¶6 Nelson argues that the Justice Court erred by sentencing him for DUI, third offense, because the amendments to the initial Complaint were substantive and he was not arraigned on the Amended Complaint.[1] A court may allow a criminal complaint to be amended in matters of substance so long as the amendment is made "not less than 5 days before trial" and the court, among other things, arraigns the defendant on the amended complaint. Section 46-11-205(1)-(2), MCA. "[I]f the amendment is to matters of form, then under § 46-11-205(3), MCA, the court may permit the amendment 'at any time before a verdict or finding is issued if no additional or different offense is charged and if the substantial rights of the defendant are not prejudiced.'" State v. Green, 2012 MT 307, ¶ 56, 367 Mont. 437, 291 P.3d 1144. Regardless of matters of substance or form, "'[a] cause may not be reversed by reason of any error committed by the trial court against the convicted person unless the record shows that the error was prejudicial . . . .'" State v. Hudon, 2019 MT 31, ¶ 29, 394 Mont. 226, 434 P.3d 273 (quoting § 46-20-701(1), MCA). An error is not prejudicial when it does not affect the substantial rights of the accused. See Hudon, ¶ 29 (citing § 46-20-701(2), MCA).

¶7 Nelson asserts that the amendments to the initial Complaint were substantive because the Amended Complaint included an alternative charge of DUI per se and replaced the initial charge of DUI, first offense, with the charge of DUI, third offense. Regardless of whether the amendments were as to substance or form, however, the Justice Court allowing the State to amend the initial Complaint and neglecting to arraign Nelson on the Amended Complaint were not prejudicial.

¶8 In Hudon, the defendant argued that the court erred by allowing the State to amend an initial information to include the alternative charge of DUI per se less than five days before trial. Hudon, ¶ 28. This Court held that "[w]e need not determine whether [an] amendment was one of substance or form" when a defendant was not prejudiced. Hudon, ¶ 29. We determined that the defendant was not prejudiced when his substantial rights were not affected by the amendment. Hudon, ¶ 29. We based this determination on the facts that the defendant had proper notice of the amendment and the effect of the amendment was mooted when the defendant was not convicted of the alternative charge. Hudon, ¶ 29. Similarly, in this case Nelson was not convicted on the alternative charge. As it pertains to that amendment, therefore, Nelson was not prejudiced.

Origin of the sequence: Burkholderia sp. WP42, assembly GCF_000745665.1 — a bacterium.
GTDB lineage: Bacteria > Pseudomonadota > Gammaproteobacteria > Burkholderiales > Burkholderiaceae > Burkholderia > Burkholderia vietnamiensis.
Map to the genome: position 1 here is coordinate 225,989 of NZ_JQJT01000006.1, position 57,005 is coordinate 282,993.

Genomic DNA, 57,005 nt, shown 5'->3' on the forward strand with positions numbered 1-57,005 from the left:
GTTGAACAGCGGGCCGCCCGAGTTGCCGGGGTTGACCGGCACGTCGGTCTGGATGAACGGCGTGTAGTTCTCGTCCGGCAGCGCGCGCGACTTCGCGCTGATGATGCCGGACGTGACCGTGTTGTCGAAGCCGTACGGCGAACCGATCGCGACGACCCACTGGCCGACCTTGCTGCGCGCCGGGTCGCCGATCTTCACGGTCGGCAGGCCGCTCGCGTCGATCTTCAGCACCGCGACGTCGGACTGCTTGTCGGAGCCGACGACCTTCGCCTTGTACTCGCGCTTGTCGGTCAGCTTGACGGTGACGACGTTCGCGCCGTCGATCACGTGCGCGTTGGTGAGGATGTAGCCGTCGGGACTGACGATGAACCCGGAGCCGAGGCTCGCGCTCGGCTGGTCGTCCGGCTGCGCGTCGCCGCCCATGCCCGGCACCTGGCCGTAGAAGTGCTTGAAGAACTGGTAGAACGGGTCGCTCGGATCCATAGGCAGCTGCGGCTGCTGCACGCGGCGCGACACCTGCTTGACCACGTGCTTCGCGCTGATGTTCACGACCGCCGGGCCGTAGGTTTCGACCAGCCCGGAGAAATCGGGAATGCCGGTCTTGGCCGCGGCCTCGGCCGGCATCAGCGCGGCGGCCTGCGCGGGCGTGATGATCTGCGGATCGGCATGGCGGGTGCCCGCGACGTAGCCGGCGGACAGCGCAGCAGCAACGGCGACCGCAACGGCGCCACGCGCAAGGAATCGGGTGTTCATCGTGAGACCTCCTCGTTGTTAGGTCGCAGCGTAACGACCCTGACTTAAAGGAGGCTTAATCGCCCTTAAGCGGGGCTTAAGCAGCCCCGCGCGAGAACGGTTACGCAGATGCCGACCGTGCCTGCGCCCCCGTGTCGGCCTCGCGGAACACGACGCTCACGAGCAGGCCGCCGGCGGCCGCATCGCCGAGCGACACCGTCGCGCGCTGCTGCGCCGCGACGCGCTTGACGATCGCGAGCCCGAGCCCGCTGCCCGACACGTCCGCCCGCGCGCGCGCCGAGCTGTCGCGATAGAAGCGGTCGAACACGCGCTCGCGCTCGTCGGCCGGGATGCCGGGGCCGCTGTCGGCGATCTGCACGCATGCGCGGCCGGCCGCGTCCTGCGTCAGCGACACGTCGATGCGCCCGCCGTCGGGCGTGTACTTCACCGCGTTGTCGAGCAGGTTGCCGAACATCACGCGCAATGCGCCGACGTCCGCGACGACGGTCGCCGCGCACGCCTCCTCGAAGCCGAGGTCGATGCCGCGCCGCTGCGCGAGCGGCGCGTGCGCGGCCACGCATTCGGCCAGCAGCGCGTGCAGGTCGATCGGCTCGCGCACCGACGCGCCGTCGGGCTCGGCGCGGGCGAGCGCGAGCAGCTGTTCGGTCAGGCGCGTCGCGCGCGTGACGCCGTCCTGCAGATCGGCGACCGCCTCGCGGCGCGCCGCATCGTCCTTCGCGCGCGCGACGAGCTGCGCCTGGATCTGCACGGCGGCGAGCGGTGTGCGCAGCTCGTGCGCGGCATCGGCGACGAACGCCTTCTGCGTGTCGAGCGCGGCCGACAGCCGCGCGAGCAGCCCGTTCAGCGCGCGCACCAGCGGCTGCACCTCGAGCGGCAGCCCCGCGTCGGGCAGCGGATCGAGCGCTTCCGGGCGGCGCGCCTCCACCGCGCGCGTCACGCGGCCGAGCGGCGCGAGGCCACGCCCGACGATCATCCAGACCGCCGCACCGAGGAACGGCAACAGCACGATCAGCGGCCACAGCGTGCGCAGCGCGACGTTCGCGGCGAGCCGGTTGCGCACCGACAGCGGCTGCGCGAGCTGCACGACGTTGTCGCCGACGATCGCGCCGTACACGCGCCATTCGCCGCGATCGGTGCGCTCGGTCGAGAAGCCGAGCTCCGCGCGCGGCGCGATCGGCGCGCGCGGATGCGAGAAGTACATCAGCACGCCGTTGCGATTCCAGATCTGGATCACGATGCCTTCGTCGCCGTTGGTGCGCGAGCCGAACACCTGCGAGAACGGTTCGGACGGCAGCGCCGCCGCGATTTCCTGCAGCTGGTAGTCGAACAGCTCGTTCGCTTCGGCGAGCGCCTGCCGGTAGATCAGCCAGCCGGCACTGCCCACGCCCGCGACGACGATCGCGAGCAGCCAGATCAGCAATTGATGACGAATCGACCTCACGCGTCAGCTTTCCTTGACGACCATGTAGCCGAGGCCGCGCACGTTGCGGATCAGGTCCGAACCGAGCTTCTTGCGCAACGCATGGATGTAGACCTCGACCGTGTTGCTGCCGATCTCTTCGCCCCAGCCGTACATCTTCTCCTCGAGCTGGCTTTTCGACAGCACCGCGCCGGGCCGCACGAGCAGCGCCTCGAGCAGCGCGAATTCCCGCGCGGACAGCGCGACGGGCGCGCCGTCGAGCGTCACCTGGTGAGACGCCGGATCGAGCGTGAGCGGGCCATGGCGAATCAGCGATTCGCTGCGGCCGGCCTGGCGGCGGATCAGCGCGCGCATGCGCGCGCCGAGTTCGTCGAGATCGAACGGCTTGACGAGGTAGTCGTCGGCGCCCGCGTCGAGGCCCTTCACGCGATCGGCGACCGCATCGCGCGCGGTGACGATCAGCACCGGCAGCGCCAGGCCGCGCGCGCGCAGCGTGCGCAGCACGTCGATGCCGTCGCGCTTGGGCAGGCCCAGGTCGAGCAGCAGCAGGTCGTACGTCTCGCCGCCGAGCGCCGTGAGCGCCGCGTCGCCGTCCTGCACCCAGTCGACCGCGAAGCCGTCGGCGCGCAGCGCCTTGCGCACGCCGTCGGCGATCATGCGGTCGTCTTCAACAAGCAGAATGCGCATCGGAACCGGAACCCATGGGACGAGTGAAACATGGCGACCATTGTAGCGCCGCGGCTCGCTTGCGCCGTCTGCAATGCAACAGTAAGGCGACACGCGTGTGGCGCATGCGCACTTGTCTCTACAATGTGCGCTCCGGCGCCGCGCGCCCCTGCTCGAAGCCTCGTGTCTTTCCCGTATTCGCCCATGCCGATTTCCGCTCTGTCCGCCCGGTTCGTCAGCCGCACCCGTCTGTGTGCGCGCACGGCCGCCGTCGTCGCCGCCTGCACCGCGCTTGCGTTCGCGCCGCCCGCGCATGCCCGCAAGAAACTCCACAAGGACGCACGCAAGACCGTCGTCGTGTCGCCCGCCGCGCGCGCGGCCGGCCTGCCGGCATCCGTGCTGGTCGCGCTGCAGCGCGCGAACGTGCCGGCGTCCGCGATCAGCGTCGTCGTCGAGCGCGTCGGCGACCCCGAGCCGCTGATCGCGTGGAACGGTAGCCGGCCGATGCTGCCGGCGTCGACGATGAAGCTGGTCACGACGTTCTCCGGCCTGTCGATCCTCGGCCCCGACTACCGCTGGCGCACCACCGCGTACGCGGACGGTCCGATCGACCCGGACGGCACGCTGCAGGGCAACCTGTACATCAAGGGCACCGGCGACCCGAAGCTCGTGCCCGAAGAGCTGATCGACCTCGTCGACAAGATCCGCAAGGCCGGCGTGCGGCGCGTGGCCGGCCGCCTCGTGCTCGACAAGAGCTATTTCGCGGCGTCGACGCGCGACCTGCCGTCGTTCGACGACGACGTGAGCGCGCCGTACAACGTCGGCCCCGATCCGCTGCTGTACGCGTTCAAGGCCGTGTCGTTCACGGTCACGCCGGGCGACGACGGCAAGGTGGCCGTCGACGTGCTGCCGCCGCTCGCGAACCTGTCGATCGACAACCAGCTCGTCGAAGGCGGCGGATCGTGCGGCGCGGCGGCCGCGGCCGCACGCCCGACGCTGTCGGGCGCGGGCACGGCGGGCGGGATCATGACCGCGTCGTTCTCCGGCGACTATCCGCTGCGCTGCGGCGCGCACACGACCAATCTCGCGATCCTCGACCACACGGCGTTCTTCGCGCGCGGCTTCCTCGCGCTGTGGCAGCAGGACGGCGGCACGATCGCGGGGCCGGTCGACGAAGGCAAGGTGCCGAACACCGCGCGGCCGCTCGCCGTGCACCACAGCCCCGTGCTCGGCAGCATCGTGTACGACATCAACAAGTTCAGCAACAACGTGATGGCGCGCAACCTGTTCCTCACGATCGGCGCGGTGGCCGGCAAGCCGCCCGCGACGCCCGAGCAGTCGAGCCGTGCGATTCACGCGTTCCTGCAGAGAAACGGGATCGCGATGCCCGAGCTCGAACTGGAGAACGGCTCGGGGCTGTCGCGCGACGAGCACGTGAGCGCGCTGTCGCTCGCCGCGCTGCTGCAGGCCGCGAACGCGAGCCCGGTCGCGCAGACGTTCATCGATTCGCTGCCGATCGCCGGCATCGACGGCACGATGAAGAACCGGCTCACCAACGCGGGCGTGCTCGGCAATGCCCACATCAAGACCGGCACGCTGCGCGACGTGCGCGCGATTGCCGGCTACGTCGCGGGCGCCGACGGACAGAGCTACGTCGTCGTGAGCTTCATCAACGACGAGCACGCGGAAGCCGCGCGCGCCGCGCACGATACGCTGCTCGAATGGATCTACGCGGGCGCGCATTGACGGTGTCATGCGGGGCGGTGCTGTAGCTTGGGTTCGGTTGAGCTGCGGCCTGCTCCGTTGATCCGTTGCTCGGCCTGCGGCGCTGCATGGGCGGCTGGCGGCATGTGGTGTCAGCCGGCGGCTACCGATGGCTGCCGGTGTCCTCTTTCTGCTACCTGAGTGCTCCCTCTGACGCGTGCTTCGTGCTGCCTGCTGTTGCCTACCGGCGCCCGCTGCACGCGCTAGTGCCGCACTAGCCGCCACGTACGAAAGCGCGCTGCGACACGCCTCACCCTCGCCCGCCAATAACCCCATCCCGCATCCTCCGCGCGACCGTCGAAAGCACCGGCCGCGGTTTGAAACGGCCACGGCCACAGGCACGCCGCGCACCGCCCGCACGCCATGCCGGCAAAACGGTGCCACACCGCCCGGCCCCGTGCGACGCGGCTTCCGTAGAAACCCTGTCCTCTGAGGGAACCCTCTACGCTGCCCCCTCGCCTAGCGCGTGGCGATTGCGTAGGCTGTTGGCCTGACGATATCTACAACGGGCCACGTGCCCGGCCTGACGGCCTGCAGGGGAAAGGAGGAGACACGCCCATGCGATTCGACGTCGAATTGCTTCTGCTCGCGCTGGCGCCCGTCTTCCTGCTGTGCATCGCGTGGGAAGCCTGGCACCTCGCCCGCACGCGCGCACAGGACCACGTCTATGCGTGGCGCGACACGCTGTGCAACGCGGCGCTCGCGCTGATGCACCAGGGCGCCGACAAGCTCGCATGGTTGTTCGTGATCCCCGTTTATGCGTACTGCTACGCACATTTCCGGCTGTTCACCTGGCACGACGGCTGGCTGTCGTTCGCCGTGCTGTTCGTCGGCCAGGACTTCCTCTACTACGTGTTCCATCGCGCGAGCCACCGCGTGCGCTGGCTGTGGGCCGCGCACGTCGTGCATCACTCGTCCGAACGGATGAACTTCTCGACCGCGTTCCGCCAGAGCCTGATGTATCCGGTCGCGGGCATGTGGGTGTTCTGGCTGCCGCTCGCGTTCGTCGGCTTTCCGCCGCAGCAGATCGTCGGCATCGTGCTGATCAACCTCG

¶9 Nor was Nelson prejudiced by the amendment from DUI, first offense, to DUI, third offense. In State v Gardipee, this Court held that a defendant is not prejudiced by the amendment of an information to reflect the statutorily mandated sentencing range for a repeat offender. 2004 MT 250, ¶ 9, 323 Mont. 59, 98 P.3d 305. We reasoned that the defendant's substantial rights were not affected by the amendment because the elements of the charged crime in the initial information were not changed by the amended information and the defendant was still charged under the same statute. Gardipee, ¶ 9. Like the defendant in Gardipee, Nelson was convicted pursuant to the same statute under which he was initially charged, and the elements of...